Clinical presentation and diagnosis
It is a rare but life-threatening condition. In the initial phase, the symptoms are usually nonspecific and include general malaise, fever. Symptoms like backache, abdominal pain, haemoptysis, neuropathy, sudden hypotensive shock, can be secondary to complications. ,,,,,,
Diagnosis is often clinical (past history of sepsis, interventions, fever, sudden increase in size of preexisting aneurysm) aided with increased inflammatory markers (ESR, CRP), positive microbiological cultures (negative blood cultures do not exclude mycotic aneurysm) and radiological evidence (saccular, eccentric and multilobulated with periaortic gas/fluid/inflammation). ,,
The cornerstone of management is having a high index of clinical suspicion and diagnosis. The options of management include open and endovascular with long-term antibiotics.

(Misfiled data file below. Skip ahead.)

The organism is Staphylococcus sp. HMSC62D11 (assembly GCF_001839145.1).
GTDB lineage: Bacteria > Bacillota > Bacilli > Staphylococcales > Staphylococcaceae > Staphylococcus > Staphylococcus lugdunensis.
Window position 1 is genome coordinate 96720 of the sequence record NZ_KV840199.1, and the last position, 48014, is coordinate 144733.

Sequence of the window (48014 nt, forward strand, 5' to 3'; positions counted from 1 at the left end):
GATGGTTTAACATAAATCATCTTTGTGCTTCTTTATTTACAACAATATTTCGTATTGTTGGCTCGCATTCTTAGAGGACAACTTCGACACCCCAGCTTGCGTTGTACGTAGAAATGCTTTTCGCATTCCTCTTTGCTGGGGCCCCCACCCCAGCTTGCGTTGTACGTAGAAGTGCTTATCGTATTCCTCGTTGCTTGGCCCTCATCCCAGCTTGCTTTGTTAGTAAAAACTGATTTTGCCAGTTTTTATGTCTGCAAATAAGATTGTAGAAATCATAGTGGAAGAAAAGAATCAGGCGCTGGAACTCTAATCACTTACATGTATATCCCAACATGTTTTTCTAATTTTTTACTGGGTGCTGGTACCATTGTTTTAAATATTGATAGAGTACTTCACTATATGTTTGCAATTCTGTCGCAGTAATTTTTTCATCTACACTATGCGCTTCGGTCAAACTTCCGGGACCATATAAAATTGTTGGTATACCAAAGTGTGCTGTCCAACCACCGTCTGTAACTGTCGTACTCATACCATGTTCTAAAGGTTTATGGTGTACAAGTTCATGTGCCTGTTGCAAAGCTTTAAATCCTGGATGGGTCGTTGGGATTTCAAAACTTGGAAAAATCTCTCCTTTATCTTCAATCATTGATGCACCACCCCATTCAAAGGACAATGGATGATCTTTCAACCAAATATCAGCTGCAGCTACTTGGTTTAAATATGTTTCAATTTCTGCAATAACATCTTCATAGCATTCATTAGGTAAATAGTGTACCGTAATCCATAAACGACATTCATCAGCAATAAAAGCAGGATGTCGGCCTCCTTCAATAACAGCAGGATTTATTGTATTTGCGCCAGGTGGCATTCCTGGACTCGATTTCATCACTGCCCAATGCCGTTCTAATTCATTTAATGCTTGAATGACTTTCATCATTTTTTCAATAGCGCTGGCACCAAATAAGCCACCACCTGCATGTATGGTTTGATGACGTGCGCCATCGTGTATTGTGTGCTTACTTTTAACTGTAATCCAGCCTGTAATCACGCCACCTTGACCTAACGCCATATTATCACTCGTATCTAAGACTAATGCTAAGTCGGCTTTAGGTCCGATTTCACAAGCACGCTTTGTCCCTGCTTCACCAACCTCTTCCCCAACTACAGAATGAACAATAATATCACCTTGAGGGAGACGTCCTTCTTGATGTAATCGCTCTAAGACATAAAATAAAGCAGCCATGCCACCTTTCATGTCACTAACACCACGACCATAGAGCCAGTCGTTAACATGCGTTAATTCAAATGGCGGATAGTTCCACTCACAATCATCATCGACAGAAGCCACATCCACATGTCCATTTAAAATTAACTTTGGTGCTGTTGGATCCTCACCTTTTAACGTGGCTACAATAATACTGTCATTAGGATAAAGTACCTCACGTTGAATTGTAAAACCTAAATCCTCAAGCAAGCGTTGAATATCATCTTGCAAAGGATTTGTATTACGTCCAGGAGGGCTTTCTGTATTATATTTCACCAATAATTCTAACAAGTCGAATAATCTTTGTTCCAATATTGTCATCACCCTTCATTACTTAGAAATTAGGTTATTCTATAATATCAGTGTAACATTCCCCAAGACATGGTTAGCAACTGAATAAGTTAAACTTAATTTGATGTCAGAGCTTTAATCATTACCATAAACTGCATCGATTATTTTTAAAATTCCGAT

Open repair is the best option. Goals of surgical treatment include debridement of infected tissues (confirms the diagnosis and for sepsis control), resection of involved segment and reconstruction. If there is no gross perivascular infection in situ reconstruction using autogenous venous grafts, prosthetic grafts, cryopreserved allografts have been described. If there are gross periaortic infected tissues, extra-anatomic bypass has been advocated. Ligation, debridement without revascularization has also been done in few instances. The distal aortic stump is always closed in two layers and reinforced with omental pedicle as there is high risk for stump blowout. The use of long-term antibiotics is advocated ranging from 6 weeks to life long. ,,,,
Endovascular treatment option is also viable especially in setting when surgical risk is very high and has the advantage of being minimally invasive. It is advocated as the primary option but can also be used as a bridge therapy followed by definite open repair, as there is potential for the endo-graft to get secondarily infected and recurrent sepsis. The long-term benefits of primary endovascular therapy are not known. ,,,,,,
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[Figure 1], [Figure 2], [Figure 3], [Figure 4]